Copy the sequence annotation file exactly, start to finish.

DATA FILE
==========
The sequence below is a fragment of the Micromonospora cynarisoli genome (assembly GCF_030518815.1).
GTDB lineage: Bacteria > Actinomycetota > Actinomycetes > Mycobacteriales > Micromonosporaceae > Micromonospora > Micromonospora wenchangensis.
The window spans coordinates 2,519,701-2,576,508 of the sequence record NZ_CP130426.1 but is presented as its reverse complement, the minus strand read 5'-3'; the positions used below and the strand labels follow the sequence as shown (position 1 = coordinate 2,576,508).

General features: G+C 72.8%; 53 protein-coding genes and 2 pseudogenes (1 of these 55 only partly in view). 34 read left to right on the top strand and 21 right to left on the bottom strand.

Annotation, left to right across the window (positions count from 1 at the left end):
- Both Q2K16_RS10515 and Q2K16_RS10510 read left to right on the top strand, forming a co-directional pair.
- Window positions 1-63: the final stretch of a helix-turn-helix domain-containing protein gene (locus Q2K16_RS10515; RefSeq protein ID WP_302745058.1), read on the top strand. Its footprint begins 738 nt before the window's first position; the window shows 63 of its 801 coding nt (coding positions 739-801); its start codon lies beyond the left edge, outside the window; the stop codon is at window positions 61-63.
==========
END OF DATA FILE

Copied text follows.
The sequence below is a fragment of the Micromonospora cynarisoli genome (assembly GCF_030518815.1).
GTDB lineage: Bacteria > Actinomycetota > Actinomycetes > Mycobacteriales > Micromonosporaceae > Micromonospora > Micromonospora wenchangensis.
The window spans coordinates 2,519,701-2,576,508 of the sequence record NZ_CP130426.1 but is presented as its reverse complement, the minus strand read 5'-3'; the positions used below and the strand labels follow the sequence as shown (position 1 = coordinate 2,576,508).

General features: G+C 72.8%; 53 protein-coding genes and 2 pseudogenes (1 of these 55 only partly in view). 34 read left to right on the top strand and 21 right to left on the bottom strand.

Annotation, left to right across the window (positions count from 1 at the left end):
- Both Q2K16_RS10515 and Q2K16_RS10510 read left to right on the top strand, forming a co-directional pair.
- Window positions 1-63: the final stretch of a helix-turn-helix domain-containing protein gene (locus Q2K16_RS10515; RefSeq protein ID WP_302745058.1), read on the top strand. Its footprint begins 738 nt before the window's first position; the window shows 63 of its 801 coding nt (coding positions 739-801); its start codon lies beyond the left edge, outside the window; the stop codon is at window positions 61-63.